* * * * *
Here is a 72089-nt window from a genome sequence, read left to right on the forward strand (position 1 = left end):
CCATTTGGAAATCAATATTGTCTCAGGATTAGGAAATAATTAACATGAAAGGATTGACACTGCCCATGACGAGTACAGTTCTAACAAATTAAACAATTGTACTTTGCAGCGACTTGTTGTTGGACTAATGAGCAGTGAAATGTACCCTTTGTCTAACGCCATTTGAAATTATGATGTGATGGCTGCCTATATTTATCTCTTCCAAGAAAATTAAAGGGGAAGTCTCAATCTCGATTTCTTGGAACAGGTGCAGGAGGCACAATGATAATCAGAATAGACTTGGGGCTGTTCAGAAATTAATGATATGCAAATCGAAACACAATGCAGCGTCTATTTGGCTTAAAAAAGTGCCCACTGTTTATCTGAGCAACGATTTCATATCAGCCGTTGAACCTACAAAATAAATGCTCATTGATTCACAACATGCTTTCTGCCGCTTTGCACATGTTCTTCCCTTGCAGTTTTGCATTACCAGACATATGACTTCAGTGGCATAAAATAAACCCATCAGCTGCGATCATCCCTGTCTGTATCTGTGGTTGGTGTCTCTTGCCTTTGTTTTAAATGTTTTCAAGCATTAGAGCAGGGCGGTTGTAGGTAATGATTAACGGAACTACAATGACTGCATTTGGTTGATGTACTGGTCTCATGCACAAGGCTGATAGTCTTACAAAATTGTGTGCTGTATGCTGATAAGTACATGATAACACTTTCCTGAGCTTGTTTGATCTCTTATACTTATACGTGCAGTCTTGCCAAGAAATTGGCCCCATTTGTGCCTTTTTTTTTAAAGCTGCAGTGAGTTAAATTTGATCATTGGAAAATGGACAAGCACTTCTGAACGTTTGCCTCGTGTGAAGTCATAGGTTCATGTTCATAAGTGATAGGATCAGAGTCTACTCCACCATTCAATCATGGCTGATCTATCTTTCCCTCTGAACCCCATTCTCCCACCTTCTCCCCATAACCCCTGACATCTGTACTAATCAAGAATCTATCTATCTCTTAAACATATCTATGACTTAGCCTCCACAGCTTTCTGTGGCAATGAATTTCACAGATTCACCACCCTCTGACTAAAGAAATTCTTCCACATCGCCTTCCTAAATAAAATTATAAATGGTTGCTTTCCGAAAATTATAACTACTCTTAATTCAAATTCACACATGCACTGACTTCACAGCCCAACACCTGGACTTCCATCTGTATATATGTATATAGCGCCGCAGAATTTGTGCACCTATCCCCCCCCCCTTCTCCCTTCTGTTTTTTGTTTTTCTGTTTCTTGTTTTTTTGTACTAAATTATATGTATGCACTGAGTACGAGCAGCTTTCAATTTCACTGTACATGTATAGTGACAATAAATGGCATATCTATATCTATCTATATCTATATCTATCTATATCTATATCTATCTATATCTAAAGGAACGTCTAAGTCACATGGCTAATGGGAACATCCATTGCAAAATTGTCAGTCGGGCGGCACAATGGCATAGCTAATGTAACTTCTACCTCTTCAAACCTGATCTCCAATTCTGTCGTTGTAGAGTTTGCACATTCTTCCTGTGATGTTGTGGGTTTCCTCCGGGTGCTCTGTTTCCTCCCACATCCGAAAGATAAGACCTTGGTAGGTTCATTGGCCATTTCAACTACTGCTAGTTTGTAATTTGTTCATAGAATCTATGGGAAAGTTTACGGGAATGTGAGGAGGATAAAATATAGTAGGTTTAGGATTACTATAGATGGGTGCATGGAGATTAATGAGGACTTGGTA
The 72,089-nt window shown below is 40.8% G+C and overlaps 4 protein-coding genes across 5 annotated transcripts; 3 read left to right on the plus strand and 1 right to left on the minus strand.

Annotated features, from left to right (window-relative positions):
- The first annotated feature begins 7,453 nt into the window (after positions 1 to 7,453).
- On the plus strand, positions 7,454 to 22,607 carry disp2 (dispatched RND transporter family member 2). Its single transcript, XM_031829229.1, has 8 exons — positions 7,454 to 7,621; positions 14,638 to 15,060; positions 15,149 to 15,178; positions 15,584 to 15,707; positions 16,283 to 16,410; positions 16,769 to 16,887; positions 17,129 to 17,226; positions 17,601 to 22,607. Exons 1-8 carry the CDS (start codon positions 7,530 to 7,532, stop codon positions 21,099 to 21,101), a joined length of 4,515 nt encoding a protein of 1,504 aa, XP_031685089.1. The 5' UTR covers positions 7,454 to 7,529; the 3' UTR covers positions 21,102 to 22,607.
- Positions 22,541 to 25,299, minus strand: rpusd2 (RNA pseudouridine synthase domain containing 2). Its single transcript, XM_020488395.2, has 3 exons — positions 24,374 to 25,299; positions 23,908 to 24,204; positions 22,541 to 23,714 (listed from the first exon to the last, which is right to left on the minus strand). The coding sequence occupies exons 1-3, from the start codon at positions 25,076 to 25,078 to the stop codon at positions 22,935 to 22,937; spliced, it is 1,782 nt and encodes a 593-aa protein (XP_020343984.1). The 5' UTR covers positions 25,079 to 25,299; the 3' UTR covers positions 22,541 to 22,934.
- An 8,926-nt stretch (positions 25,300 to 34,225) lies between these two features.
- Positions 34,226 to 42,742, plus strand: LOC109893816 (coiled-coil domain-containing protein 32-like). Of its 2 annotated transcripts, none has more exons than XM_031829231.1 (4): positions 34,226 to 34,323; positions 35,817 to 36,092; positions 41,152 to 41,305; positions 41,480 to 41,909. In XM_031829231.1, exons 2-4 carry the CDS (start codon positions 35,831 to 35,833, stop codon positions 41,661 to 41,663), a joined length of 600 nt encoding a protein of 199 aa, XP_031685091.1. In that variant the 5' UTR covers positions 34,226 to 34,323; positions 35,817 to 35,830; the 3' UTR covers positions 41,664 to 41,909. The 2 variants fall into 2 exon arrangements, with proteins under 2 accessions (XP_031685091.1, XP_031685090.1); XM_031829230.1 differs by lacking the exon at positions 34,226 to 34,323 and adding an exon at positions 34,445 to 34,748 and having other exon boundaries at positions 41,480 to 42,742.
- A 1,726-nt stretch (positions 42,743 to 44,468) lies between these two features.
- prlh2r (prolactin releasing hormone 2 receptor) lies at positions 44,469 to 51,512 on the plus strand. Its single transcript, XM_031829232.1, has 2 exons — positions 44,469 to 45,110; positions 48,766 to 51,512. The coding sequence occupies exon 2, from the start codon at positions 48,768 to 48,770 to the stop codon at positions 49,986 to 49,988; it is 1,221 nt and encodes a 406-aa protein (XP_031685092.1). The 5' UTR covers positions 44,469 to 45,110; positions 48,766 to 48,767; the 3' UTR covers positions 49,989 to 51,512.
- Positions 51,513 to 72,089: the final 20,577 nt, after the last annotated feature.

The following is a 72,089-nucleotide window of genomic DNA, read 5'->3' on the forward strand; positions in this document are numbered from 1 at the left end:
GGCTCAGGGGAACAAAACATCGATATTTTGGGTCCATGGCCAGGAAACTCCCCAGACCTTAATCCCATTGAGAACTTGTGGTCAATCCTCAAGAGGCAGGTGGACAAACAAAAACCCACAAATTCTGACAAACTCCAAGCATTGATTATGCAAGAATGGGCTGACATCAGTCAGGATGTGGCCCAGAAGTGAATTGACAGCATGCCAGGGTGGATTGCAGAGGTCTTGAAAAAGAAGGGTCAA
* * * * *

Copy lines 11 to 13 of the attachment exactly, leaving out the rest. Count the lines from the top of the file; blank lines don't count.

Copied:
- prlh2r (prolactin releasing hormone 2 receptor) lies at positions 44,469 to 51,512 on the plus strand. Its single transcript, XM_031829232.1, has 2 exons — positions 44,469 to 45,110; positions 48,766 to 51,512. The coding sequence occupies exon 2, from the start codon at positions 48,768 to 48,770 to the stop codon at positions 49,986 to 49,988; it is 1,221 nt and encodes a 406-aa protein (XP_031685092.1). The 5' UTR covers positions 44,469 to 45,110; positions 48,766 to 48,767; the 3' UTR covers positions 49,989 to 51,512.
- Positions 51,513 to 72,089: the final 20,577 nt, after the last annotated feature.

The following is a 72,089-nucleotide window of genomic DNA, read 5'->3' on the forward strand; positions in this document are numbered from 1 at the left end: